Back to top

Ducati DS1000 Supplemental Tutorial

There's been a lot of people asking around about the valve adjustments on a DS1000, and how it is different from a regular 2v Ducati. Here are some notes to help supplement the valve adjustment information out there.

Please note, this is not a full tutorial, you can find tutorials on how to adjust your valves all across the internet.

Lets begin!

The location of the timing marks are not the same, however the idea remains. When all the tick marks on the belt side line up and the tick mark on the flywheel lines up, the forward cylinder is at top dead center Compression (TDC-C).

Excuse the blurry picture, but the vertical cylinder's mark is at the 12 o'clock position. There is a tick mark on the case that corresponds to the cam's timing mark.

The middle cam's hash mark is the same as other 2v bikes.

And the horizontal cylinder is at the 4 o clock position. Its hard to see the tick mark on the case, but it's in the direction of the cam's dot.

Once the belts are lined up, you have to make sure the front cylinder is at TDC-C. You can line up the belts, but still have the flywheel off so you would not be at TDC-C. This scenario just means you have give the cams another full turn to line the flywheel up. There is a physical arrow, and a black hash mark on the flywheel.

On some DS1000 motors and defintely DS1100 motors there isn't a visible sight glass to line up the flywheel and find TDC-C. Instead there is a bolt that you have to remove, sort of an inspection cover. You can also physically inspect the piston to be at TDC once the belts are lined up.

You are now ready to remove the belts and begin the valve adjustment.

Once you completed the forward cylinder, you can move onto the rear cylinder. The first step is to turn the cam so that both your intake and exhaust valves are disengaged. I've seen some motors have a hash mark indicating this position, but my particular bike doesn't. If you do have one, it should be on the inside case in the same general area as the photo shown below.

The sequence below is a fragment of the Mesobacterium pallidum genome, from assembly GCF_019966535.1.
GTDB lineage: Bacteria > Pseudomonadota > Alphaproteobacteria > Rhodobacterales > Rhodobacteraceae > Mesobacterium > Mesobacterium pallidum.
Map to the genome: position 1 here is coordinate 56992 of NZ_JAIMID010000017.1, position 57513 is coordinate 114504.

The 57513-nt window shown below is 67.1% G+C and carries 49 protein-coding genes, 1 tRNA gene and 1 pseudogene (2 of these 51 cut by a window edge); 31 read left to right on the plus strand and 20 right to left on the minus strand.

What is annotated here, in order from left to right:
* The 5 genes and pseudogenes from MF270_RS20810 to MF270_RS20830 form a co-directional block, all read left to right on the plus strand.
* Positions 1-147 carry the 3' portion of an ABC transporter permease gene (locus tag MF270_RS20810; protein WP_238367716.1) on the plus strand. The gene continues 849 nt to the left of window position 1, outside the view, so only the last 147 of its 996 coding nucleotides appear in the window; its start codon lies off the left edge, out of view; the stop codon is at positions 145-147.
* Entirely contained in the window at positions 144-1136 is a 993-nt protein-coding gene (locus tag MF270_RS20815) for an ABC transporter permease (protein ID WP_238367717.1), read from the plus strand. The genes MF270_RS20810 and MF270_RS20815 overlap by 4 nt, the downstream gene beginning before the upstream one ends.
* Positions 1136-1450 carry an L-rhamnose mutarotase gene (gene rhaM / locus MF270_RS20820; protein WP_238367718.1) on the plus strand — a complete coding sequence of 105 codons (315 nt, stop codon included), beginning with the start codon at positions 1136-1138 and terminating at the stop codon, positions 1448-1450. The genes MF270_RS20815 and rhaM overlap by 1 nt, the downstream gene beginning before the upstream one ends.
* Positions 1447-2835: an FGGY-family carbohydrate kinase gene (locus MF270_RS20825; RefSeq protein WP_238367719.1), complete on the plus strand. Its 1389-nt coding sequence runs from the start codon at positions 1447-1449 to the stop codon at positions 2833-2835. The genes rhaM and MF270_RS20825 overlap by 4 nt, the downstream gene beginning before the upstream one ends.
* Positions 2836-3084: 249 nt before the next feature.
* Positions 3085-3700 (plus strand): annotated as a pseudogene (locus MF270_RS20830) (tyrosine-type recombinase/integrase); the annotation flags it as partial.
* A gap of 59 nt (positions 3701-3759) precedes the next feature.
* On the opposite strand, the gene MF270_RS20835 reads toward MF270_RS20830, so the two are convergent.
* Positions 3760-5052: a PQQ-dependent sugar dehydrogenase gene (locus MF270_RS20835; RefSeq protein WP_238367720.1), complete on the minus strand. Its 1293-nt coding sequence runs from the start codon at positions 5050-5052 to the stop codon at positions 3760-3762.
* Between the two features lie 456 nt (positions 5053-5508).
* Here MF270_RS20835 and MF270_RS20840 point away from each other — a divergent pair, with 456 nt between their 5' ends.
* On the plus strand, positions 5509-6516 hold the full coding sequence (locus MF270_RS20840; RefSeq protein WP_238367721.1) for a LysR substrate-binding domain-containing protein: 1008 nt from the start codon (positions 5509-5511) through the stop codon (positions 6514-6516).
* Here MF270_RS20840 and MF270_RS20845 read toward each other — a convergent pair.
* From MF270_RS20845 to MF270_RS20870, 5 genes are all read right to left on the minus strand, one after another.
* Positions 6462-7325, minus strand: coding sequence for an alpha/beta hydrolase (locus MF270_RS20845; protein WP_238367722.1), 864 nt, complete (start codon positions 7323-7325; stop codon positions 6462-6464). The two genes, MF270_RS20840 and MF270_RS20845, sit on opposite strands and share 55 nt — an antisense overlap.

Since you have 4 cycles, or 90 degrees in each cycle, the mid way point is 45 degrees and this is the area where both the exhaust and intake rocker arms are disengaged.

Once your cam is set, you can use the rear wheel and bring the rear cylinder's piston to TDC. This will keep the valve from dropping into the engine by accident. I do this by simply putting the bike in 6th gear and wiggling it with my toe and just peering into the spark plug hole until i see the piston reach TDC.

Yes I know i have a very dirty bike!

Now you can perform the valve adjustment on the top cylinder.

If you are reading ahead before doing your adjustment then great, if not then you will be wondering why you cant slide over both rocker arms to check for binding. Well don't go ripping out your hair just yet! the DS1000 doesn't allow you to slide over both rocker arms. You can only slide one side at a time. To check for binding you just stay with one side and check for binding in the 90degree range that you are allowed to move your cam. If the closing shim is too tight, you will immediately notice that you CANNOT slide the rocker arm back over. If it is just slightly too tight, the rocker arm will slide over, but there will be excessive drag on the cam as you spin it.

Another note is that the motor isn't the easiest to work on when its in the bike. But there is a little trick to help make this a quick 1 man job! To help keep the rocker arm down as you are removing the closing shims, you simply jam a 8mm allen key into the opposing side to jam the cam in place. You will need something at least 8mm thick. Anything smaller wont do so well.

The procedure for doing this is to depress the closing rocker arm for the side you are working on, and insert an allen key on the OPPOSING side. The allen key will fit right under the spring on the left side.

It should be able to fit all the way through to the side you are working on. And pop up right next to the valve stem as seen here. You don't really need to go this far in to lock the cam.

Once you do that the closing rocker arm will stay down and the valve is free to move. Some people use a forceps, which i don't understand why. The valve is not going to go anywhere with the piston at TDC. If it does drop, it will hit the piston. Now if the piston ISN'T there to stop the valve, then it WILL drop into the head.

Another thing I recommend is to swap to MBP collets. They are easier to install since you know their orientation unlike OEM half rings. They are also built to extend your valve adjustments since they are less likely to deform.

That's about all the notes that I have regarding DS1000 valve adjustments. Aside from these details everything else is pretty much the same as other DS1000 motors.